Light-Sensing Fibers for Transparent Cameras
Semiconducting fiber webs could transform the way we make images.
You may be about to see the world in a whole new way. MIT researchers, reporting in this month’s issue of Nature Materials, have demonstrated that nearly transparent webs made up of novel semiconducting fibers could replace lenses and sensors in cameras, and, among other things, lead to uniforms or automobile exteriors that give people a continuous view of their surroundings.
The fibers are made of a semiconducting glass core, lined along its full length by wires that act as positive and negative electrodes, and surrounded by a transparent polymer (see link to images below). When light hits the photosensitive core, an electrical current in the fiber changes, registering the hit.
[Click here for images of this light-sensing fiber.]
A mesh of these fibers can then be used to identify the location of the light on a surface. In the Nature Materials paper, the researchers, led by materials scientist Yoel Fink and physicist John Joannopoulos, demonstrate that the fibers, in addition to locating a point of light, can be used to determine the direction from which a light beam comes and can also sense light from a scene to form an image. “Here’s a structure that’s close to being invisible – but can see,” says one of the team members, Ayman Abouraddy, a research scientist at MIT.
For direction sensing, the researchers formed a grid of fibers into a sphere. A light beam from a flashlight first hits one side of the sphere and the grid registers the location. The light then passes through the sphere and out the other side, where it is detected again. Then an integrated circuit compares the entrance and exit points to calculate the path of the light.
Using a similar technique, the researchers were also able to record a scene, not just points of light. Light from a scene passes through first one, then another of two flat, parallel fiber grids, which register the intensity of light from the scene. However, because there’s no lens, which in a camera focuses light from a given plane onto a light detector, the grids receive a blurry image. To compensate for the lack of a lens, the researchers wrote algorithms that compare slight differences between the images recorded by the two fiber grids. These differences allow them to trace the light back to its source – and mathematically reconstruct an in-focus image. Because this “focusing” happens after the data has been recorded, it’s also possible to refocus on various objects in a scene after a picture has been taken.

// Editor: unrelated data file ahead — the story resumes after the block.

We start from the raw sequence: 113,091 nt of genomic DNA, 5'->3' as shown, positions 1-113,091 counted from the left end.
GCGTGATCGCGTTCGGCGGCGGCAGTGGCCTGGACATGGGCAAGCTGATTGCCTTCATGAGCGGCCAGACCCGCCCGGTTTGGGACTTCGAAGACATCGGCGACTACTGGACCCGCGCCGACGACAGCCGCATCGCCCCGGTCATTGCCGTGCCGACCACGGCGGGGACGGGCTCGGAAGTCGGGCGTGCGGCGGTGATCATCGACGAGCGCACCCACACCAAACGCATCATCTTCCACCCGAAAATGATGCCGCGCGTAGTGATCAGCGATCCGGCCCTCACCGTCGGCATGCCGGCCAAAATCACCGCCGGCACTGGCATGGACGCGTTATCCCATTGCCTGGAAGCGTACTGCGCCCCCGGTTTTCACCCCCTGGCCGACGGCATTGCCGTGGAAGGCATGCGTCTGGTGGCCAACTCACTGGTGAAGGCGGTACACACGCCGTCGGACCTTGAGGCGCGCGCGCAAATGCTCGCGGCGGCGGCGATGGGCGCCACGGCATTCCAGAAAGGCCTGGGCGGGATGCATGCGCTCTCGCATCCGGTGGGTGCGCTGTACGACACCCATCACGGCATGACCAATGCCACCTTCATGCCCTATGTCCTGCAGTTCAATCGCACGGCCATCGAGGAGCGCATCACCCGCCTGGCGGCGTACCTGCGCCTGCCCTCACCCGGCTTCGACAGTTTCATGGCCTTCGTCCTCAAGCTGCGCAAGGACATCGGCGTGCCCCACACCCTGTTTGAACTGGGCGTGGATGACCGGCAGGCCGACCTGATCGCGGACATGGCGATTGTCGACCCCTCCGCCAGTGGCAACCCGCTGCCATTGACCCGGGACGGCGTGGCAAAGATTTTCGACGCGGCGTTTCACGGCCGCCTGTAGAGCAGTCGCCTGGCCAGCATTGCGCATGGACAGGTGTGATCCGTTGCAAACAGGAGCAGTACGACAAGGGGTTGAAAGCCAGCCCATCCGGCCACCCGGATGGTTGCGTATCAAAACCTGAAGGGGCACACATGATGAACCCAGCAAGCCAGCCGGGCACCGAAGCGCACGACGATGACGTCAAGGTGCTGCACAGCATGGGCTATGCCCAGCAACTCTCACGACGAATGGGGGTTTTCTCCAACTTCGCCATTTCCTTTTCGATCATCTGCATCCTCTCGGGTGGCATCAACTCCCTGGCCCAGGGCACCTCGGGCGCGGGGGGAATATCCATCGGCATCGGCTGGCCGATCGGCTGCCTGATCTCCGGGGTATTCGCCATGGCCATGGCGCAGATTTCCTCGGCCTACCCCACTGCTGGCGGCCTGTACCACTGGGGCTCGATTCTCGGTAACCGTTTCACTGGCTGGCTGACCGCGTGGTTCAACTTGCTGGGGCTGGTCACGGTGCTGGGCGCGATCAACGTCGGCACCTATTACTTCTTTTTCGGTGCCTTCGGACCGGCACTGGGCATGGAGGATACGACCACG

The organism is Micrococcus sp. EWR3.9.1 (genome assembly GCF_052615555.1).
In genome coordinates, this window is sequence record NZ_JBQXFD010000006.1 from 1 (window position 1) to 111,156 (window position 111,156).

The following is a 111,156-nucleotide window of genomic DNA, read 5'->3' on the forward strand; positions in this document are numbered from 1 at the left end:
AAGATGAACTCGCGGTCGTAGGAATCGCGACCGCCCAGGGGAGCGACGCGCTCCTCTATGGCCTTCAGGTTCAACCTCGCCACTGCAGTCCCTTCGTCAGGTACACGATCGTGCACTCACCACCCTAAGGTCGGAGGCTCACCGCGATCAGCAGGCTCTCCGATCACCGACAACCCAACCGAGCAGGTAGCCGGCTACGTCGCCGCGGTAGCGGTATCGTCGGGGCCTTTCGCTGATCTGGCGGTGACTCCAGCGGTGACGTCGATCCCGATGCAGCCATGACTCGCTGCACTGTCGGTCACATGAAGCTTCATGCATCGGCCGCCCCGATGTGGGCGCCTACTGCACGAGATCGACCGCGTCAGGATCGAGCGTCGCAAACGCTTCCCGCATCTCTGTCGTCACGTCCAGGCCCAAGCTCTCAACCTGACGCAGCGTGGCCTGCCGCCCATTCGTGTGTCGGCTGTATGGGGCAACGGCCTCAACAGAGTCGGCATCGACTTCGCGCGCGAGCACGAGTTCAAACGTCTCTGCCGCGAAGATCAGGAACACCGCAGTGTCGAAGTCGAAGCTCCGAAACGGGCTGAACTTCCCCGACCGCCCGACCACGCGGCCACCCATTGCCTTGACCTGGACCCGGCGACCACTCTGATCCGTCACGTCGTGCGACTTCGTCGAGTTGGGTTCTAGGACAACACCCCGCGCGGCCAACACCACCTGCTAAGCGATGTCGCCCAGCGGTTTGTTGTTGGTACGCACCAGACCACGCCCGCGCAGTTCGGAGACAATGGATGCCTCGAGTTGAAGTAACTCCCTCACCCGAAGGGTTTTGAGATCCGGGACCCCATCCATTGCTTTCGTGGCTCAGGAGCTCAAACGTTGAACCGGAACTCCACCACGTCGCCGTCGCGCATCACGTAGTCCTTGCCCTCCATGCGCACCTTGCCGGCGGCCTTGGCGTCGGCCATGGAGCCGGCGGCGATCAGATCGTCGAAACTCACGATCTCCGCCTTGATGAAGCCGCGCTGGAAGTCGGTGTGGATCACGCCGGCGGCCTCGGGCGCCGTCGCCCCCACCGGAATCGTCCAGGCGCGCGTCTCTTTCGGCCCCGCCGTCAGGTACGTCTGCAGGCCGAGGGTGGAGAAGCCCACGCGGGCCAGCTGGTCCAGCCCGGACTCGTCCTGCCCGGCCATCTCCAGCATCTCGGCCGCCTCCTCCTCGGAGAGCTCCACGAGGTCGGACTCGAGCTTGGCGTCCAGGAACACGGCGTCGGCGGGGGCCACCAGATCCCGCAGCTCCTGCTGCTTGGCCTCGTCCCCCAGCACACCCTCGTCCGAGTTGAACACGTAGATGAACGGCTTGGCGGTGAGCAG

A simple manufacturing process makes the fibers inexpensive, and thus it could be practical to cover large areas with them – even the outside of buildings. The fibers begin as a “preform,” a long cylinder about as thick as a spray-paint can that has the same structure (core, electrode, and polymer) as the finished product, only with a much larger diameter. The preform is then heated and pulled into kilometers-long fibers as thin as a tenth of a millimeter. In developing this method, the researchers had to find materials that could be drawn into thin fibers at the same temperature without coming apart. The metal electrodes actually melt during the process, but stay in place, contained by the polymer and glass.
The fiber grids are ready now for early single-point light detection applications, such as being woven into soldier’s uniforms to detect laser sightings by snipers (see “Material Alert”). They can also be tuned to detect heat, helping medics locate wounds. “There’s no more research that needs to go in for this to go into clothes,” Abouraddy says. “A lot of things you see in papers, there’s a distance between what you see in the paper and the application. With these fibers, there’s no distance, this is how they would look.” Another relatively early application could be incorporating the fibers into computer screens, allowing speakers giving presentations or video-game players to control their computers with a laser pointer.
But Abouraddy says work still needs to be done to make the scene-imaging capabilities practical. For example, the resolution of the images is limited by the need to space the fibers within the grid far enough apart that the first grid does not distort the image received by the second. The grids themselves also need to be separated, which could make the current system difficult to incorporate into some applications, such as on the skin of a car, where keeping the grids at a distance wouldn’t be practical. But the researchers say work is currently being done that could overcome these limitations.
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